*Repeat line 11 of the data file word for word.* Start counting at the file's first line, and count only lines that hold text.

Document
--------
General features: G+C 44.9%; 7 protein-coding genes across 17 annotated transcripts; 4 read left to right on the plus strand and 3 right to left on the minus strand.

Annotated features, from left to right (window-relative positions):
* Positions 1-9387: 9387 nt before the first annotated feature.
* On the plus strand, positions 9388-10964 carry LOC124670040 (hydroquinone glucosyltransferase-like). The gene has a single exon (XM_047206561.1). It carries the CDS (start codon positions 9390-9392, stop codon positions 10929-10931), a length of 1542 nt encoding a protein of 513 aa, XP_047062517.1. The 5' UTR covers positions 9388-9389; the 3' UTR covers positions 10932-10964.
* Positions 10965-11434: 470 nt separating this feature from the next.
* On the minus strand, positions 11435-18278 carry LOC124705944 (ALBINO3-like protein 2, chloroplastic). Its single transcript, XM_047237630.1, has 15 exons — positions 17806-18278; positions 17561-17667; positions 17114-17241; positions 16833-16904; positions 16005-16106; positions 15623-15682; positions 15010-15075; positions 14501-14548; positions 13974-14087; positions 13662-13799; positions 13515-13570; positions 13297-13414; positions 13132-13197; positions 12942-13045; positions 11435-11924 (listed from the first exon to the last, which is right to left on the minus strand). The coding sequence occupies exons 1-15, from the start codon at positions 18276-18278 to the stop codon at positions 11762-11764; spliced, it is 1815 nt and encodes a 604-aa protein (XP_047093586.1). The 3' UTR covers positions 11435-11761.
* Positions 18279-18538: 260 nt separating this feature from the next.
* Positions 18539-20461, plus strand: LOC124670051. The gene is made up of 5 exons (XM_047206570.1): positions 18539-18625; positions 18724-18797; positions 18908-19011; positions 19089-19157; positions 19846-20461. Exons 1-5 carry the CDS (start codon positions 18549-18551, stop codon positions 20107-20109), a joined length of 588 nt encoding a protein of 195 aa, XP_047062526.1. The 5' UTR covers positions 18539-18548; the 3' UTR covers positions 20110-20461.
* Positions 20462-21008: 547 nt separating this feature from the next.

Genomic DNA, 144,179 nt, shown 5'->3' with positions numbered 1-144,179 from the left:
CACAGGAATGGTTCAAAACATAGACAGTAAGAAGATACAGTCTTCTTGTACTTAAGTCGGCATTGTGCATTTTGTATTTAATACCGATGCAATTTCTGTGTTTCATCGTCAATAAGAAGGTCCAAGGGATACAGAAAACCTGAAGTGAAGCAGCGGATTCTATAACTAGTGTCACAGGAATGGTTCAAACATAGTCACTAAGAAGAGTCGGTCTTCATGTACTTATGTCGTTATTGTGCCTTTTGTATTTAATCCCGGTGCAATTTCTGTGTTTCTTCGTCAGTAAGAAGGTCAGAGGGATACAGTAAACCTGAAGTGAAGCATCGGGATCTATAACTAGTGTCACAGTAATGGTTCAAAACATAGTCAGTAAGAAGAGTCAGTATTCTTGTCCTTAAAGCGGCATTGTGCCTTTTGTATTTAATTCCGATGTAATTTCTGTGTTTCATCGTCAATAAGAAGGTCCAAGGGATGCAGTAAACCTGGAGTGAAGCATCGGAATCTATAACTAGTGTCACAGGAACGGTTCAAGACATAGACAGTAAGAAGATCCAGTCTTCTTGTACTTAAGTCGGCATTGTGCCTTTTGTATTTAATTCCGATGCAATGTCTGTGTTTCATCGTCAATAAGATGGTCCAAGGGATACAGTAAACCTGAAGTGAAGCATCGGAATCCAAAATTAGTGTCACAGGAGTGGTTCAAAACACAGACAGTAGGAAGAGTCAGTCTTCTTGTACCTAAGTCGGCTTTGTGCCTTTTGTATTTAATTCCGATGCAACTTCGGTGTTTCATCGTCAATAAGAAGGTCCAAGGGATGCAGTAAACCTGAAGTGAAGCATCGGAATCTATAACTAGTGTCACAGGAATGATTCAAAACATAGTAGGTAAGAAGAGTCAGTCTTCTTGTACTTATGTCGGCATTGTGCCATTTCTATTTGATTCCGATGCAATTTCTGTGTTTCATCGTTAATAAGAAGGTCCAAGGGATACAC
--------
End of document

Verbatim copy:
CACAGGAATGGTTCAAAACATAGACAGTAAGAAGATACAGTCTTCTTGTACTTAAGTCGGCATTGTGCATTTTGTATTTAATACCGATGCAATTTCTGTGTTTCATCGTCAATAAGAAGGTCCAAGGGATACAGAAAACCTGAAGTGAAGCAGCGGATTCTATAACTAGTGTCACAGGAATGGTTCAAACATAGTCACTAAGAAGAGTCGGTCTTCATGTACTTATGTCGTTATTGTGCCTTTTGTATTTAATCCCGGTGCAATTTCTGTGTTTCTTCGTCAGTAAGAAGGTCAGAGGGATACAGTAAACCTGAAGTGAAGCATCGGGATCTATAACTAGTGTCACAGTAATGGTTCAAAACATAGTCAGTAAGAAGAGTCAGTATTCTTGTCCTTAAAGCGGCATTGTGCCTTTTGTATTTAATTCCGATGTAATTTCTGTGTTTCATCGTCAATAAGAAGGTCCAAGGGATGCAGTAAACCTGGAGTGAAGCATCGGAATCTATAACTAGTGTCACAGGAACGGTTCAAGACATAGACAGTAAGAAGATCCAGTCTTCTTGTACTTAAGTCGGCATTGTGCCTTTTGTATTTAATTCCGATGCAATGTCTGTGTTTCATCGTCAATAAGATGGTCCAAGGGATACAGTAAACCTGAAGTGAAGCATCGGAATCCAAAATTAGTGTCACAGGAGTGGTTCAAAACACAGACAGTAGGAAGAGTCAGTCTTCTTGTACCTAAGTCGGCTTTGTGCCTTTTGTATTTAATTCCGATGCAACTTCGGTGTTTCATCGTCAATAAGAAGGTCCAAGGGATGCAGTAAACCTGAAGTGAAGCATCGGAATCTATAACTAGTGTCACAGGAATGATTCAAAACATAGTAGGTAAGAAGAGTCAGTCTTCTTGTACTTATGTCGGCATTGTGCCATTTCTATTTGATTCCGATGCAATTTCTGTGTTTCATCGTTAATAAGAAGGTCCAAGGGATACAC